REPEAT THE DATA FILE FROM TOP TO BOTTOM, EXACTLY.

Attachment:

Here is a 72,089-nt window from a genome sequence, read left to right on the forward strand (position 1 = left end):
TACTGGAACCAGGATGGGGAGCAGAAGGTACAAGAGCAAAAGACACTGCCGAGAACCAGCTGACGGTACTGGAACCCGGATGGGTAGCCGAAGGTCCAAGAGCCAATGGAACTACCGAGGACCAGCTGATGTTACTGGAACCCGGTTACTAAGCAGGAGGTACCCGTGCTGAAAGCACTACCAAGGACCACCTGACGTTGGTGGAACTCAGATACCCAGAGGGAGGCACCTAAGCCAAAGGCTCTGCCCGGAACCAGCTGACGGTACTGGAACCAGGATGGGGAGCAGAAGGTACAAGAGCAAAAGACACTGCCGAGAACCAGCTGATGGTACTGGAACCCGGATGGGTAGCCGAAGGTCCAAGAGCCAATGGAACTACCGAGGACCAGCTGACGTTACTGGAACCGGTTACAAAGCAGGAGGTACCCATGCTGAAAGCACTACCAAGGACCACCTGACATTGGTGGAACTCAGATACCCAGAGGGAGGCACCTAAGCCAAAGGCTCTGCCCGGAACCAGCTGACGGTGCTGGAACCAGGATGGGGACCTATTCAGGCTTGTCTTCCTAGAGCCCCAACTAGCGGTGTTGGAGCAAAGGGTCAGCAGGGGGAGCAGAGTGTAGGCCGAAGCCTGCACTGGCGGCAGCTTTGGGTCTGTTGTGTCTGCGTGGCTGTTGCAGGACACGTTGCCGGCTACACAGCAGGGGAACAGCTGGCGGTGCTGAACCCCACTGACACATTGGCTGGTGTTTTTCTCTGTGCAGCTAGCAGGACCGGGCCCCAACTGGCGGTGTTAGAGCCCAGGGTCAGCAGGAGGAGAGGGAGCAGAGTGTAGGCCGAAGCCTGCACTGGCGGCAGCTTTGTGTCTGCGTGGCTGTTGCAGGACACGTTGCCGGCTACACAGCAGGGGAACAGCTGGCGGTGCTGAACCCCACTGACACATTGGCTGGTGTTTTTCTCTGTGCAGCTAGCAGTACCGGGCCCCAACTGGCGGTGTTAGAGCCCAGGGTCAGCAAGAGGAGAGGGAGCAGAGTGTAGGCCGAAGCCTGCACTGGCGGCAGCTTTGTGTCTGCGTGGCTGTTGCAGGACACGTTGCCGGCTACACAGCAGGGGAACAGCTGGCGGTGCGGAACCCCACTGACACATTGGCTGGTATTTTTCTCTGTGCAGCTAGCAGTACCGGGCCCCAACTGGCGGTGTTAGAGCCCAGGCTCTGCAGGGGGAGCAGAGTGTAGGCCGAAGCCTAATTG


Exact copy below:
Here is a 72,089-nt window from a genome sequence, read left to right on the forward strand (position 1 = left end):
TACTGGAACCAGGATGGGGAGCAGAAGGTACAAGAGCAAAAGACACTGCCGAGAACCAGCTGACGGTACTGGAACCCGGATGGGTAGCCGAAGGTCCAAGAGCCAATGGAACTACCGAGGACCAGCTGATGTTACTGGAACCCGGTTACTAAGCAGGAGGTACCCGTGCTGAAAGCACTACCAAGGACCACCTGACGTTGGTGGAACTCAGATACCCAGAGGGAGGCACCTAAGCCAAAGGCTCTGCCCGGAACCAGCTGACGGTACTGGAACCAGGATGGGGAGCAGAAGGTACAAGAGCAAAAGACACTGCCGAGAACCAGCTGATGGTACTGGAACCCGGATGGGTAGCCGAAGGTCCAAGAGCCAATGGAACTACCGAGGACCAGCTGACGTTACTGGAACCGGTTACAAAGCAGGAGGTACCCATGCTGAAAGCACTACCAAGGACCACCTGACATTGGTGGAACTCAGATACCCAGAGGGAGGCACCTAAGCCAAAGGCTCTGCCCGGAACCAGCTGACGGTGCTGGAACCAGGATGGGGACCTATTCAGGCTTGTCTTCCTAGAGCCCCAACTAGCGGTGTTGGAGCAAAGGGTCAGCAGGGGGAGCAGAGTGTAGGCCGAAGCCTGCACTGGCGGCAGCTTTGGGTCTGTTGTGTCTGCGTGGCTGTTGCAGGACACGTTGCCGGCTACACAGCAGGGGAACAGCTGGCGGTGCTGAACCCCACTGACACATTGGCTGGTGTTTTTCTCTGTGCAGCTAGCAGGACCGGGCCCCAACTGGCGGTGTTAGAGCCCAGGGTCAGCAGGAGGAGAGGGAGCAGAGTGTAGGCCGAAGCCTGCACTGGCGGCAGCTTTGTGTCTGCGTGGCTGTTGCAGGACACGTTGCCGGCTACACAGCAGGGGAACAGCTGGCGGTGCTGAACCCCACTGACACATTGGCTGGTGTTTTTCTCTGTGCAGCTAGCAGTACCGGGCCCCAACTGGCGGTGTTAGAGCCCAGGGTCAGCAAGAGGAGAGGGAGCAGAGTGTAGGCCGAAGCCTGCACTGGCGGCAGCTTTGTGTCTGCGTGGCTGTTGCAGGACACGTTGCCGGCTACACAGCAGGGGAACAGCTGGCGGTGCGGAACCCCACTGACACATTGGCTGGTATTTTTCTCTGTGCAGCTAGCAGTACCGGGCCCCAACTGGCGGTGTTAGAGCCCAGGCTCTGCAGGGGGAGCAGAGTGTAGGCCGAAGCCTAATTG